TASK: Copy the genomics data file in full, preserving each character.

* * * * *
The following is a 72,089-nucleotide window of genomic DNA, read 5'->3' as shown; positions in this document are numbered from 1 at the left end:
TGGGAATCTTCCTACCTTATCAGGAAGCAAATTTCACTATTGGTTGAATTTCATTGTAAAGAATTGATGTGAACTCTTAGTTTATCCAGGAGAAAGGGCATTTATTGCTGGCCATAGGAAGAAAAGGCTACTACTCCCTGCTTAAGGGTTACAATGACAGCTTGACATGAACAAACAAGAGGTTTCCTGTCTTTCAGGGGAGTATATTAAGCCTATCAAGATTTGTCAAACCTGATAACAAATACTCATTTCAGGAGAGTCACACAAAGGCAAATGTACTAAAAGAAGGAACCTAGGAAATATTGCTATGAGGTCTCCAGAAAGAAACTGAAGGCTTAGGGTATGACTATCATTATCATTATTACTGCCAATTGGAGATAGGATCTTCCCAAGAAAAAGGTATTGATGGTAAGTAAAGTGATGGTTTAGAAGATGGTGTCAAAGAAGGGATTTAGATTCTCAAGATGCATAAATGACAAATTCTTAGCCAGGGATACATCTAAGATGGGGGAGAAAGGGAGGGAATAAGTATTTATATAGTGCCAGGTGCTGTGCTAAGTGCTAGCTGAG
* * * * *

The following is a 72,089-nucleotide window of genomic DNA, read 5'->3' as shown; positions in this document are numbered from 1 at the left end:
TGGGAATCTTCCTACCTTATCAGGAAGCAAATTTCACTATTGGTTGAATTTCATTGTAAAGAATTGATGTGAACTCTTAGTTTATCCAGGAGAAAGGGCATTTATTGCTGGCCATAGGAAGAAAAGGCTACTACTCCCTGCTTAAGGGTTACAATGACAGCTTGACATGAACAAACAAGAGGTTTCCTGTCTTTCAGGGGAGTATATTAAGCCTATCAAGATTTGTCAAACCTGATAACAAATACTCATTTCAGGAGAGTCACACAAAGGCAAATGTACTAAAAGAAGGAACCTAGGAAATATTGCTATGAGGTCTCCAGAAAGAAACTGAAGGCTTAGGGTATGACTATCATTATCATTATTACTGCCAATTGGAGATAGGATCTTCCCAAGAAAAAGGTATTGATGGTAAGTAAAGTGATGGTTTAGAAGATGGTGTCAAAGAAGGGATTTAGATTCTCAAGATGCATAAATGACAAATTCTTAGCCAGGGATACATCTAAGATGGGGGAGAAAGGGAGGGAATAAGTATTTATATAGTGCCAGGTGCTGTGCTAAGTGCTAGCTGAG